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Community nutrition nurse specialist role: a service improvement

02 February 2020
Volume 25 · Issue 2


This article describes the introduction of a community nutrition specialist nurse role in Buckinghamshire. The need for this role arose from issues experienced by the large but busy district nursing team (caseload of >300 patients per day) in home enteral feeding management and troubleshooting. The post holder was appointed to support community, hospital, dietitians and industry home care nurses with nutritional screening in the community and home enteral feeding, with a greater focus on the former. The post holder was involved in the development of a community version of MUST along with a care pathway and the design of a training programme to improve district nurses' knowledge and confidence in managing malnutrition in the community. The post holder is also involved providing patients personalised advice for managing malnutrition and in referrals to the community dietetics team. Such innovations in staffing are vital if the negative impact of malnutrition on patients and the health service is to be curtailed.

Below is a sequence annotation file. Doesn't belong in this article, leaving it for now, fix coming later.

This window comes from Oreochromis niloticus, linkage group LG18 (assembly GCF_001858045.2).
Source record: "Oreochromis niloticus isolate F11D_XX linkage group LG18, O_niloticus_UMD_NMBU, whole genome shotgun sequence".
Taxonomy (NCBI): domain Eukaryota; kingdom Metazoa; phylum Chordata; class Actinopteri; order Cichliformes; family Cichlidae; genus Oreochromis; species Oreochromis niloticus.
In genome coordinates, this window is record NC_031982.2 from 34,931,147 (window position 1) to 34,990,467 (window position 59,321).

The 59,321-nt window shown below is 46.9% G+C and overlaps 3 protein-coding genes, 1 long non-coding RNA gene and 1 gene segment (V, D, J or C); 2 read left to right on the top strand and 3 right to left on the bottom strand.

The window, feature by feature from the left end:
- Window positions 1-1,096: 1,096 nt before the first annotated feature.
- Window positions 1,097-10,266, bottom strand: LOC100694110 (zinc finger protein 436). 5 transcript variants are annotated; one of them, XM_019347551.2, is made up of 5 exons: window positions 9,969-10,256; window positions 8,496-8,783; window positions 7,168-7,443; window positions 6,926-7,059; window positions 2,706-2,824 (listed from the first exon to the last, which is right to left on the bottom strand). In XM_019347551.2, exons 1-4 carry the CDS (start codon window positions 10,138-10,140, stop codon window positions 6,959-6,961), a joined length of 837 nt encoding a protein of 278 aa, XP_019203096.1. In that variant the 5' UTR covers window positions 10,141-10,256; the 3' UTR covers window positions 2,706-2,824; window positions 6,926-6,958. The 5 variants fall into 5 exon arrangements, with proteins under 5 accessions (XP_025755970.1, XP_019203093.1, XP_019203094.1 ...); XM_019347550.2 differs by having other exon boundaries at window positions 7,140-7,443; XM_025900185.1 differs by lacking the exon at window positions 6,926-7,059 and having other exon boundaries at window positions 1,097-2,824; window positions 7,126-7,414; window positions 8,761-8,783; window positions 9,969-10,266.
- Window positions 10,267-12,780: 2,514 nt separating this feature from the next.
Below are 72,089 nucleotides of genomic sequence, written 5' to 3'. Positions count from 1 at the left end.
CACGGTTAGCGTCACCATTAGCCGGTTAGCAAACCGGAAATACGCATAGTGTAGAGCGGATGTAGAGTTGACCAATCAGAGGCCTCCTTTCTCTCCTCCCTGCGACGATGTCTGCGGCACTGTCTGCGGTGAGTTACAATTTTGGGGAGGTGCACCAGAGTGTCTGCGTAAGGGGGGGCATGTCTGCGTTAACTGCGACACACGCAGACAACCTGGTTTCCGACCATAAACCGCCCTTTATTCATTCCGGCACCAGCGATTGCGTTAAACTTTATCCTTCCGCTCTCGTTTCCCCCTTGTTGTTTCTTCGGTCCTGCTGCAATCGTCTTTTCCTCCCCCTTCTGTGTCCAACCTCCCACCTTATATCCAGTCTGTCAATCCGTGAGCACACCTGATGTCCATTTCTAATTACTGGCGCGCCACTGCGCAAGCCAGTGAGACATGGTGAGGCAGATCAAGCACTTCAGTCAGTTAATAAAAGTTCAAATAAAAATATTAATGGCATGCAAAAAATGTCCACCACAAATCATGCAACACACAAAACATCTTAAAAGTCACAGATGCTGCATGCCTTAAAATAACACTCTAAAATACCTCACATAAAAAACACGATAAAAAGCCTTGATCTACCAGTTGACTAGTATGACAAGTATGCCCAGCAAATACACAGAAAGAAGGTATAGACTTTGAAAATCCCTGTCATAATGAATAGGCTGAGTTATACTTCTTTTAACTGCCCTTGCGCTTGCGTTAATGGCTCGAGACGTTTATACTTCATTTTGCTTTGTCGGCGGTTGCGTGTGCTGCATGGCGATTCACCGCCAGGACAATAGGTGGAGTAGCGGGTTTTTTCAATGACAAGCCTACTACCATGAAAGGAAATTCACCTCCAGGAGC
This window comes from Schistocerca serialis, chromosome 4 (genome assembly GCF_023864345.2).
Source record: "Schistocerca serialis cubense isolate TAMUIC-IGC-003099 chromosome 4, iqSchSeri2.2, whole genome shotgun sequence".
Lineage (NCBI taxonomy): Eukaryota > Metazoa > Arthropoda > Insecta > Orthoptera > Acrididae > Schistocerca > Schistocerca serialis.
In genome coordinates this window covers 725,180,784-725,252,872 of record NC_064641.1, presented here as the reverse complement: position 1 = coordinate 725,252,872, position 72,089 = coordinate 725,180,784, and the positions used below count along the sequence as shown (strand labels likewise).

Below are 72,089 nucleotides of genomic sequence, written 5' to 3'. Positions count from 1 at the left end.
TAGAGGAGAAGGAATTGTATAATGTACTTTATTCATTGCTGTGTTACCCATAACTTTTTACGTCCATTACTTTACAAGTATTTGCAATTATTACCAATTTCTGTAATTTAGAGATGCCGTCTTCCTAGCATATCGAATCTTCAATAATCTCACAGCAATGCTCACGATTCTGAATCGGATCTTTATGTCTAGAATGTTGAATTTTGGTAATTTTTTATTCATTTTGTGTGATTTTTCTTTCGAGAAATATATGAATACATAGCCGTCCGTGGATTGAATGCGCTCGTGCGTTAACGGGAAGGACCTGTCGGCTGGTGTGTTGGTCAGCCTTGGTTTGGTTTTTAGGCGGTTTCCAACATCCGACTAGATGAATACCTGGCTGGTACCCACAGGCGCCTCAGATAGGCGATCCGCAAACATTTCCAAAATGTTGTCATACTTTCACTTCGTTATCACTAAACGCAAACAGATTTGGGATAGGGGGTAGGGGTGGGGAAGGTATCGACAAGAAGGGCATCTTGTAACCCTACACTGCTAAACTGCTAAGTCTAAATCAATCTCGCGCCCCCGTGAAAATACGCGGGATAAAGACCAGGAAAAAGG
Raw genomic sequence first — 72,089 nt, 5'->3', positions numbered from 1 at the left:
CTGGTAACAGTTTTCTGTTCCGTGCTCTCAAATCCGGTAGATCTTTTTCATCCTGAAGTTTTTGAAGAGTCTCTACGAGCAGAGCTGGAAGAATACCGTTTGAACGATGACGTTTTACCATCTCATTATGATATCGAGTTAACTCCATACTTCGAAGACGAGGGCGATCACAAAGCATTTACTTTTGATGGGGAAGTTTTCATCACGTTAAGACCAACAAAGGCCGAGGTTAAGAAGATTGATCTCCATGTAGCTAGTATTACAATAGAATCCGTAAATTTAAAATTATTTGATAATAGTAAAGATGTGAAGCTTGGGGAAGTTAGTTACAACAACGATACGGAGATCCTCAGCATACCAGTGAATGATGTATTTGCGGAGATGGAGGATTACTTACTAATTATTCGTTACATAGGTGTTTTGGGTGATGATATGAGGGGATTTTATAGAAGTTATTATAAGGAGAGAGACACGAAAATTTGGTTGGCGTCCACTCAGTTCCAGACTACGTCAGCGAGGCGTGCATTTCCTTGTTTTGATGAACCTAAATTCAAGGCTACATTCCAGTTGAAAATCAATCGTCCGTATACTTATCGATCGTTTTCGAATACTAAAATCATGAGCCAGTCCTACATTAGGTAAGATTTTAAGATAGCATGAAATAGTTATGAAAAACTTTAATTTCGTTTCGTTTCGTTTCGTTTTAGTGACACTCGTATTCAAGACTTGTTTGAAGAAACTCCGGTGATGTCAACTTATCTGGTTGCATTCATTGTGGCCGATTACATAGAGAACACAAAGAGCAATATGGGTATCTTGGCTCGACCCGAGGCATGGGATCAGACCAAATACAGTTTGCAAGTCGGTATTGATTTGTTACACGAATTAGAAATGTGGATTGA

It is well documented that there are 3 million people in the UK who are malnourished or at risk of malnourishment, and 93% of these individuals are in the community (BAPEN, 2018). The cost of malnutrition in England alone is estimated to be £19 billion per annum. Therefore, its early identification and management has the potential to improve quality of life and reduce the burden of spending in the NHS (Managing Adult Malnutrition, 2017). Malnutrition screening using a Malnutrition Universal Screening Tool (MUST) has long been the gold standard in identifying malnutrition (BAPEN, 2003; National Institute for Health and Care Excellence (NICE) 2012; Murphy et al 2018; Dera and Woodham, 2016). This tool is generally focused on screening patients in a hospital setting, and the actions and care plans are not appropriate for monitoring generally well patients. For example, screening in the community is needed only monthly or annually, whereas the recommendations for in an acute hospital setting are weekly screening.

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